Immigration and the Coming “Majority Minority”

Well over a year ago, the Census Bureau released a national projection through mid-century showing that the U.S. population will be minority white in the year 2042, creating much ballyhoo, as well as speculation about what it implies for the nation’s voting patterns, labor force and generational divides. That projection assumed an immigration trajectory of up to two million each year.

Never mind that there are now four states and a slew of cities with so called “minority majority” populations. The sense that the combined minority population would outnumber whites some 40 years out led to the usual outrage among those who feel our country is changing too fast, and that immigration is the major cause.

New Census projections will probably bring some comfort to those who prefer the status quo. One Census alternative to last year’s projection assumes a lower, and constant immigration of roughly one million new Americans annually over the 2010-2050 time span. This is broadly consistent with our experience of the last two decades, after averaging variations due to economic shifts.

The new, more realistic projection pushes the “minority majority” tipping point back eight years, to 2050. This scenario also estimates that the U.S. population will not reach the 400 million benchmark until just after 2050, compared with 2039 under the earlier projection.

Census also offered projections based on other immigration scenarios, with the highest assuming a rise to 2.4 million annual immigrants by mid-decade. Not surprisingly, this moves the minority white tipping point closer to the year 2040 and shows the 400 million mark reached already in 2035.

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Thus, those concerned about long-term immigration are right to note that immigration levels do have consequences for the nation’s demographic future. Yet more so than its impact on race, the projections show the significance immigration holds for the near term size of our labor force.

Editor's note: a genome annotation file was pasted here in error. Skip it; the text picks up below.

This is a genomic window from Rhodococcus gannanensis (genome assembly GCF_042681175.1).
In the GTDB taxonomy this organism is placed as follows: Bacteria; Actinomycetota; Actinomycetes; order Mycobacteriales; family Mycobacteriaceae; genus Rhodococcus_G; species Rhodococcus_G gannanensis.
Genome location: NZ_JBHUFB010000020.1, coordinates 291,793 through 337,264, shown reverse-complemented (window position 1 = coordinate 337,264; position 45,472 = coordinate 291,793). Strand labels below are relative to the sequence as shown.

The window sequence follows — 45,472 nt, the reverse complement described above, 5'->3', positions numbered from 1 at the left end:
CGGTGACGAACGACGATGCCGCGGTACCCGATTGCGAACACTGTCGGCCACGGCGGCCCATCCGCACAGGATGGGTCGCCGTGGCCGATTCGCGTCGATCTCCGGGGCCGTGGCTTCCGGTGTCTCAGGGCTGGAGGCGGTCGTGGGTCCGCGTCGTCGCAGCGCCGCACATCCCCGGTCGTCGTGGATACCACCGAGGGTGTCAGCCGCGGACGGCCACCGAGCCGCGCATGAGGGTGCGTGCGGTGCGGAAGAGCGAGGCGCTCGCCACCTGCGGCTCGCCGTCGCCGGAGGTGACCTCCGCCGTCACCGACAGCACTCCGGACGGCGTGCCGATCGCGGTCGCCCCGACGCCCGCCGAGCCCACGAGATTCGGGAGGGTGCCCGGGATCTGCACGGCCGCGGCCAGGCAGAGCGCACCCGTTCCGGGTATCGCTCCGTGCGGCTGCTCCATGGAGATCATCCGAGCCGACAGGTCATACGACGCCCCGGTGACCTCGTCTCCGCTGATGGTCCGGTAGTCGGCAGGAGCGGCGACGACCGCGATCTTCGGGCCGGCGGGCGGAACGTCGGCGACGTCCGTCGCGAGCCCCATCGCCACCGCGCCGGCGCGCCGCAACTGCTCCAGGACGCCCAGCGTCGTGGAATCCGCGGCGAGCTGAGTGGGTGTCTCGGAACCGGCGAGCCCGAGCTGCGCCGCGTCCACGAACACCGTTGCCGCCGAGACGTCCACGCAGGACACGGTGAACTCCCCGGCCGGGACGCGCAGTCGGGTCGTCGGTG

This is made plain in a projection that shows what would happen if immigration were eliminated between now and 2050. Under that scenario, we would see an absolute decline of more than 7 million persons in our labor force. This would begin five years from now, and occur over the 20-year period when the large baby boom generation moves into prime retirement age.

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It would make our predicament similar to that in immigration-wary nations of Europe or Japan, whose working-age populations are already diminishing.

In comparison, any of the Census Bureau’s positive immigration scenarios will fill the void and add from 31 million to 64 million working-age adults over the next 40 years. It is a demographic fact that continued immigration is necessary for this country to maintain a growing vital labor force.

Census’ “no immigration” projection also sends a message to those who would eliminate immigration because of race-ethnic diversity concerns: it is already too late to return to the predominantly white population of the past. If immigration stopped this year, we will continue to become more diverse simply due to the fertility and population momentum associated with minority-majority make up of today’s population. In this case, whites will comprise only 58 percent of the population at mid-century (compared to about two thirds today) and the under 5 population will become majority minority. 

There is much to consider beyond mere numbers of people when we finally get serious about implementing an enlightened immigration policy reform. Since it’s nearly certain that immigration will continue at some level, these projections make fairly obvious that newcomers from across the world  will change our race, ethnic and national-origin complexion in ways, it seems, that can only improve our interconnectedness to the global economy. Yet, because immigration is so crucial to the near- and long-term growth of our working population, it is imperative that any forthcoming reform pays close attention to matching the skill levels—both high and low—of new immigrant waves, to our forthcoming labor force needs.